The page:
FIG. 8 illustrates an example of deriving a symbol estimate in accordance with one embodiment of the present invention; and

FIG. 9 illustrates a block diagram of communication signal processing device or system in accordance with one embodiment of the present invention.

DETAILED DESCRIPTION

FIG. 1 illustrates a typical transmitter/receiver system 100,140 in accordance with one embodiment of the present invention. Referring to transmitter 100, a plurality of source signals is encoded using source coder 105. The encoded signals are multiplexed via multiplexer 110 and modulated by modulator 115. In one embodiment, modulator 115 utilizes a DSSS scheme. A first symbol processing module 120 embeds an offset into the modulated signal. It should be apparent to one having skill in the art that the first symbol processing module may also be implemented in modulator 115. Once the modulated signal is processed by symbol processing module 120, the signal is amplified and transmitted via radio channel 135.

Referring to receiver 140, a signal is received at antenna 145 via radio channel 135. The signal received at antenna 145 may be a signal having a preamble sequence and a payload. The payload may contain at least one packet. Filtering is performed at RF filter 150. RF filter 150 may be a matched filter, e.g., a sliding correlator. A second symbol processing module 155 derives a symbol estimate from the modulated signal. The signal is then demodulated by applying the symbol estimate prior to demodulation by demodulator 160. It should be apparent to one having skill in the art that the second symbol processing module 155 may also be implemented in demodulator 160. Once the signal is demodulated, the demodulated signal is routed to source decoder 170 via demultiplexer 165, where the demodulated signal is further decoded.

FIG. 2 illustrates an example of a signal, e.g., a random access burst. The signal may be transmitted by transmitter 100 and received by receiver 140. In one embodiment, the random access burst comprises a symbol, e.g., preamble sequence 205 and a payload 210. Payload 210 may comprise a user packet, cyclic redundancy check (CRC), or other information. Many wireless communications systems use a training signal, often as a preamble or midamble to a packet, for the purposes of packet detection and synchronization. Such a preamble sequence comprises a sequence of known chips, symbols, or pulses that provides a reference for a detection method. An optimum detector for a preamble, in the presence of Gaussian noise, is a matched filter. The use of a matched filter to detect a preamble is regarded as coherent integration. In one embodiment, the matched filter may be a sliding correlator.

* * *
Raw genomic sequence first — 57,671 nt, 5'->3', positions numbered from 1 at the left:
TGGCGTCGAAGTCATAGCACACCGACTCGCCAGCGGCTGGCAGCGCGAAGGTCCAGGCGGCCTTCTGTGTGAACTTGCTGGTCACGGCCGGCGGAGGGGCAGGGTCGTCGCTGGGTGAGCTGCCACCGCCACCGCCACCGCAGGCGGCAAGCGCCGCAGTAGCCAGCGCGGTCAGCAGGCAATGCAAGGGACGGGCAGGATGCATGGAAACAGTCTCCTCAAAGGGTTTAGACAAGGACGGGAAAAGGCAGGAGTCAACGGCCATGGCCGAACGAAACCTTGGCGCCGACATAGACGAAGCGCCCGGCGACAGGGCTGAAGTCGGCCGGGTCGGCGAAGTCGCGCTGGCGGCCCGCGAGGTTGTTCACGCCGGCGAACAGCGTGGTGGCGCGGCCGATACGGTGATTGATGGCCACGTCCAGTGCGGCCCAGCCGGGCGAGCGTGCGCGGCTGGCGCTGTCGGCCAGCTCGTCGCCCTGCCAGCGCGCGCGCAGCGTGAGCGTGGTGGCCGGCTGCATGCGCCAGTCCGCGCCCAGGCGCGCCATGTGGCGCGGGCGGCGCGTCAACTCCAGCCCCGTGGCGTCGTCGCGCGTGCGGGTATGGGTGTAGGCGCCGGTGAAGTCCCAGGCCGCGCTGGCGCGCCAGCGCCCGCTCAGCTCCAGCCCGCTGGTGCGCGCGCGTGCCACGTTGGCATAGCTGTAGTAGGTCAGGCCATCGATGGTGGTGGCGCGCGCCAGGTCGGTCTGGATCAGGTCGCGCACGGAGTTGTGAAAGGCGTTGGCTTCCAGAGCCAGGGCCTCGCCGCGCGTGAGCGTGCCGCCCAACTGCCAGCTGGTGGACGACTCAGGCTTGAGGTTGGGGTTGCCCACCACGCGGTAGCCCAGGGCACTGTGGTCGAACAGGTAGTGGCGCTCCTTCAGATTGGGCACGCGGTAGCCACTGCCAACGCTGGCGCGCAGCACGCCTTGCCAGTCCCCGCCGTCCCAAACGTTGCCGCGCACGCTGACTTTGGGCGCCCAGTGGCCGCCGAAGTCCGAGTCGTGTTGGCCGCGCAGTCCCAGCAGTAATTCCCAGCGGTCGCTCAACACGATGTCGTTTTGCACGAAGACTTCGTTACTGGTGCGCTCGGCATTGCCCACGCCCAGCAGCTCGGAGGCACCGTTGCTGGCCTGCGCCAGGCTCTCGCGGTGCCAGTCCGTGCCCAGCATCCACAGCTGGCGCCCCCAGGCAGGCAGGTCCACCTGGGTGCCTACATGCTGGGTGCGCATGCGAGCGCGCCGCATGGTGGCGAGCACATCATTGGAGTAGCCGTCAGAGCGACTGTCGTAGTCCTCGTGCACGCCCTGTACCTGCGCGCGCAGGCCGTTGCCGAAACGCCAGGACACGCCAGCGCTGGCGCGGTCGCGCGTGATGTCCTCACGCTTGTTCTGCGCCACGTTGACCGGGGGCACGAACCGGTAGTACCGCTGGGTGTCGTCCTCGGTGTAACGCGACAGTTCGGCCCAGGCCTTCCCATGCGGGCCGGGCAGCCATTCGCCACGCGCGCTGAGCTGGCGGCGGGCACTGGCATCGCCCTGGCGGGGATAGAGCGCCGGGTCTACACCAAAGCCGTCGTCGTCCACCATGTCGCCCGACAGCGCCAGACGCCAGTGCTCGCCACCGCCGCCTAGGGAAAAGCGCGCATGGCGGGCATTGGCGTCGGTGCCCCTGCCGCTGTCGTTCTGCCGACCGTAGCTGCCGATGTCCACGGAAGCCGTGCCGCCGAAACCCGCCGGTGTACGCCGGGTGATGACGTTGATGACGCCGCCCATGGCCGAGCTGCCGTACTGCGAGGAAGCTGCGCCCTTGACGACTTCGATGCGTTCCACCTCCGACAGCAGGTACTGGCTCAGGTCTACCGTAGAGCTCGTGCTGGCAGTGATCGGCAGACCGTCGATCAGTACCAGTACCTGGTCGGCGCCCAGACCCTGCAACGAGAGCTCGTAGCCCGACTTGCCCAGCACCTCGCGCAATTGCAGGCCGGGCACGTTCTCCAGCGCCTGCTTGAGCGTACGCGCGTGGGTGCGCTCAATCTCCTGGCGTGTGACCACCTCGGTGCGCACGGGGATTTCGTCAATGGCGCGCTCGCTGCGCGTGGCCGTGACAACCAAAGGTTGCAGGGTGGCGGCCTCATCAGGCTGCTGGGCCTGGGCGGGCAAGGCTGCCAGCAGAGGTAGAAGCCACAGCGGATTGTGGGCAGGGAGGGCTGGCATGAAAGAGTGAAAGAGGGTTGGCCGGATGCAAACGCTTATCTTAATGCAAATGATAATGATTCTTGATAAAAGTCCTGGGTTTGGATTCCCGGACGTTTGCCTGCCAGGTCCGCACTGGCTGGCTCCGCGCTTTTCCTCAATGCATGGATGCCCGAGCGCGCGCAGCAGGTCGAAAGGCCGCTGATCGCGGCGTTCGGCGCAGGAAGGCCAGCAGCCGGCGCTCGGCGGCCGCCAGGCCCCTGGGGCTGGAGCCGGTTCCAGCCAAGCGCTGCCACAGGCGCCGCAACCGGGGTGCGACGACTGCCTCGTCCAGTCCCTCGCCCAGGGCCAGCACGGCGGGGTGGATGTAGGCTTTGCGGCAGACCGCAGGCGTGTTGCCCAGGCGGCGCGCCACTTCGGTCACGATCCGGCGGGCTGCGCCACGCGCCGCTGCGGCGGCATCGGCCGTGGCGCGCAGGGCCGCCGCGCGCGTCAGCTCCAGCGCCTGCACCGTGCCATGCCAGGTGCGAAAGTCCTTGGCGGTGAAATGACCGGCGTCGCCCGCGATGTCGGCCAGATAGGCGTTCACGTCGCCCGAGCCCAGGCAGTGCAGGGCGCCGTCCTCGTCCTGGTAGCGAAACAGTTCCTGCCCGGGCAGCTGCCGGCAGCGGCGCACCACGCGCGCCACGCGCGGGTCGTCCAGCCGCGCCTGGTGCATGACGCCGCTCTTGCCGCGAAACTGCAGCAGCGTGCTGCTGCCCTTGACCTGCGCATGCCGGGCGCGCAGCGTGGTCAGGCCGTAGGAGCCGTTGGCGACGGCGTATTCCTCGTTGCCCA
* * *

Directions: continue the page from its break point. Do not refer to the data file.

One example of a symbol is shown in FIG. 3. A symbol transmitted by transmitter 100 and received by receiver 140 may be given as
x[M]=[x1, x2, x3, . . . , xM-1, xM]. (EQU. 3)
The symbol of this embodiment has a length of M chips, separated into subsymbols. Each of the subsymbols has a length N. The “chips” of the symbol can be real or complex modulated values, or separate pulses characterized by a timing offset or phase and amplitude variations.

FIG. 4 illustrates a diagram of a symbol processing method according to one embodiment of the present invention. Method 400 starts at step 405 and proceeds to step 410. In step 410, a symbol is modulated to produce a modulated symbol. In step 415, the modulated symbol is encoded to generate an embedded offset in the modulated symbol. This method is illustrated in FIG. 5.

FIG. 5 illustrates an example of encoding a modulated symbol to generate an embedded offset. The modulated data, r(i, k), e.g., a spread data sequence, is represented by a N×M/N matrix 505 where M is the length of the modulated symbol and N is the number of subsymbols. Matrix 505 is encoded with an embedded offset represented by 1×M/N matrix 510. The encoding of a spread data sequence may be characterized by
s(i, k)=r(i, kaiei (EQU. 4)
where k equals the chip number in the subsymbol, i equals the subsymbol number, ai and Φi are subsymbol encoding values and r(i, k) is the spread data sequence.

Returning to FIG. 4, in step 420, the modulated symbol is transmitted with the embedded offset. Method 400 ends in step 425.

FIG. 6 illustrates a diagram of a demodulation method according to one embodiment of the present invention. Method 600 starts at step 605 and proceeds to step 610. In step 610, a modulated signal having an embedded offset is received.

In step 615, a symbol estimate is derived from the modulated signal in two steps. First, a matched filter is applied for each of the M/N subsymbols. The output of the matched filter y(l) for the M/N subsymbols may be characterized as y(l)=k=(l-1)N+1lN x[k]h1[REM(k/N)](EQU. 5)
where x[k] represents the received samples of the encoded signal and hl[ ] represents the matched filter for the spreading sequence and l=1 to M/N. REM in EQU. 4 means “remainder of.”

Then a symbol estimate is determined. In one embodiment, the symbol estimate may be characterized as: s^=l=1M/N-1 y[l]×y*[l+1](EQU. 6)